Since Janet Jackson’s breast baring incident at the Super Bowl,television officials and the Federal Communications Commission(FCC) have been careful to censor certain types of programming. Theresponse to the Super Bowl incident has prompted the FCC to censorthings considered indecent and punish those who violate lawsagainst indecency on the airwaves. Although the show has receivedcriticism for being somewhat racy, representatives for Victoria’sSecret, which is owned by Limited Brands Inc., uphold that theirdecision to cancel this year’s fashion show had nothing to do withthe Super Bowl incident or pressure from the FCC. “Clearly, wecould’ve gotten the show on air if we wanted to,” says EdRazek, Chief marketing officer for Limited. “Some are sayingthat the show is not running because of the Super Bowl incident,but that’s not really the case.”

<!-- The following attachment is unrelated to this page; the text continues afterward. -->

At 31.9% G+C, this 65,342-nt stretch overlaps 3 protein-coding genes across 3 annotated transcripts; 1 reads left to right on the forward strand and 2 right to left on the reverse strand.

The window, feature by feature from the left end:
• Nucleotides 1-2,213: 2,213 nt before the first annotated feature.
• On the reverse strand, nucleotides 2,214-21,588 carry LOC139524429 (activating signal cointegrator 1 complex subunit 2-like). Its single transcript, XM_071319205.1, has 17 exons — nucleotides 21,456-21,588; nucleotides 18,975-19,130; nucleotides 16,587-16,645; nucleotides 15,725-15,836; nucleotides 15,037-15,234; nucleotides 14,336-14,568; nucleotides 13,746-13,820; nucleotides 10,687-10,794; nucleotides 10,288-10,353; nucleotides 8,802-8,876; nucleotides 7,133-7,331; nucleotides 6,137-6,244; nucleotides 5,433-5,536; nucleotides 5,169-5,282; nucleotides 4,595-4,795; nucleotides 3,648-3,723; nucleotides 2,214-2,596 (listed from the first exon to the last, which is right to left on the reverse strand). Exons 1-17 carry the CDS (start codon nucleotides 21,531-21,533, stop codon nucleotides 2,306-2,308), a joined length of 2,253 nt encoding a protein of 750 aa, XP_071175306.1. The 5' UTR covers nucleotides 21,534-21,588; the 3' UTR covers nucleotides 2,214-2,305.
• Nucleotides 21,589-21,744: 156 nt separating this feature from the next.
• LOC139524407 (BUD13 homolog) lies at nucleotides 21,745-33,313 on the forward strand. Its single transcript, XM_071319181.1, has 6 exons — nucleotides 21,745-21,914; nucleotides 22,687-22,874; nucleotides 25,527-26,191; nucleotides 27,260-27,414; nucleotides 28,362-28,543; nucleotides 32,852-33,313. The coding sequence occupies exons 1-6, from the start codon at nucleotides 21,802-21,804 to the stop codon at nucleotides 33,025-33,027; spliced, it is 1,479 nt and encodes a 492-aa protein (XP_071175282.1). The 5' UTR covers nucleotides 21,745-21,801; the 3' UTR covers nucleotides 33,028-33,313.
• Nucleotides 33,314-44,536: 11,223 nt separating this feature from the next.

Since 2001, the Victoria’s Secret fashion show has been heldannually as a means of promoting the latest collection offered bythe company. However, a decline in ratings has given Victoria’sSecret officials a reason to look for other ways to promote thebrand. In 2001, the fashion show was televised for the first timeon the ABC network. 12.3 million viewers tuned into the show, whichwas aired on the ABC network. When the show returned in 2002, CBSnetwork aired the show and only 10.5 million viewers tuned in. Withonly 9.4 million viewers in 2003, it was time to find a new way topromote the Victoria’s Secret brand. “It’s fashion, and wecan’t always use the same way to promote the brand,” saysRazek.